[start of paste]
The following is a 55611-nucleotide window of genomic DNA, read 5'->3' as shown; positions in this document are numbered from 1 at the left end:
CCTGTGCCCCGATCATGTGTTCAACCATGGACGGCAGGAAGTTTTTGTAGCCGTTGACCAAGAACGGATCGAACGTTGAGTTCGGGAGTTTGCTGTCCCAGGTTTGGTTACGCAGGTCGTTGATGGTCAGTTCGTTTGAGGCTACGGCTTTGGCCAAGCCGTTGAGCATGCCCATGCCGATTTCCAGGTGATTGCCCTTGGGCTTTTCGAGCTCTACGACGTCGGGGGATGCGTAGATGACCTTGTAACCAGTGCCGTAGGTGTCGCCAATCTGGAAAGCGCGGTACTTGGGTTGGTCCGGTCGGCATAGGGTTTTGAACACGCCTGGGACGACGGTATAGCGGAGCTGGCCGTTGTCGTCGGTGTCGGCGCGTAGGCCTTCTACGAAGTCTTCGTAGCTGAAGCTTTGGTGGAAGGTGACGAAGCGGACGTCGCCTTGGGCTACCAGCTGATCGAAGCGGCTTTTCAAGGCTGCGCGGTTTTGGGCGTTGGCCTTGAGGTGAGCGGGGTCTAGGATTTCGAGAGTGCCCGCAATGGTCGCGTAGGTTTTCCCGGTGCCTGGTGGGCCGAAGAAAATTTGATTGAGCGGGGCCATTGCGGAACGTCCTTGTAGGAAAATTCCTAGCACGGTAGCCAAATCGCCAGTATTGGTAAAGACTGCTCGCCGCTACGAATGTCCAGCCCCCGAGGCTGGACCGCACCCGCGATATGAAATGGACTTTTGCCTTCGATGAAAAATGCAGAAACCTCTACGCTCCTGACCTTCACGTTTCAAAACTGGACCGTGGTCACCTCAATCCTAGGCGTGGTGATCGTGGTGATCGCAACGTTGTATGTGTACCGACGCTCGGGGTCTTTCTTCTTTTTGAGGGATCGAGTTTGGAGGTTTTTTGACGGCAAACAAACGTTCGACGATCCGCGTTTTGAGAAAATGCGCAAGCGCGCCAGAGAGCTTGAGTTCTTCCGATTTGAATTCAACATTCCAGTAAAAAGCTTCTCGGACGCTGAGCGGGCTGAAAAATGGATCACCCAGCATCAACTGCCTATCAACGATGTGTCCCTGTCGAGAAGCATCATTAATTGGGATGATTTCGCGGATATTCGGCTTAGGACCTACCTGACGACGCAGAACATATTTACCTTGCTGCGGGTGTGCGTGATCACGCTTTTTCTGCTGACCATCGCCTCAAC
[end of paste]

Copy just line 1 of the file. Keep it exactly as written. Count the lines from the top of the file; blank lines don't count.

The following is a 55611-nucleotide window of genomic DNA, read 5'->3' as shown; positions in this document are numbered from 1 at the left end: